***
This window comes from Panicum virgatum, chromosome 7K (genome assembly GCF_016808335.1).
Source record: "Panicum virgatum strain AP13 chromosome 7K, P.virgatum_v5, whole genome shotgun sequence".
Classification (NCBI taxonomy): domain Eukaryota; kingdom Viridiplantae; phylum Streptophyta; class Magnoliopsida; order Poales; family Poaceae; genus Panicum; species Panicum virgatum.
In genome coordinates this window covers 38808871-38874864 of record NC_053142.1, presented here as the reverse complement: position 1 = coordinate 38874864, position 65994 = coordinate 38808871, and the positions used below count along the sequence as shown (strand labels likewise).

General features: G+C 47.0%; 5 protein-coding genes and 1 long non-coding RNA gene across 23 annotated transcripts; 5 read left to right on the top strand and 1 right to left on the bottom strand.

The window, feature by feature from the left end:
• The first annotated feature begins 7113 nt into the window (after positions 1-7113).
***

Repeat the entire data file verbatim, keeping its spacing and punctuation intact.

This window comes from Panicum virgatum, chromosome 7K (genome assembly GCF_016808335.1).
Source record: "Panicum virgatum strain AP13 chromosome 7K, P.virgatum_v5, whole genome shotgun sequence".
Classification (NCBI taxonomy): domain Eukaryota; kingdom Viridiplantae; phylum Streptophyta; class Magnoliopsida; order Poales; family Poaceae; genus Panicum; species Panicum virgatum.
In genome coordinates this window covers 38808871-38874864 of record NC_053142.1, presented here as the reverse complement: position 1 = coordinate 38874864, position 65994 = coordinate 38808871, and the positions used below count along the sequence as shown (strand labels likewise).

General features: G+C 47.0%; 5 protein-coding genes and 1 long non-coding RNA gene across 23 annotated transcripts; 5 read left to right on the top strand and 1 right to left on the bottom strand.

The window, feature by feature from the left end:
• The first annotated feature begins 7113 nt into the window (after positions 1-7113).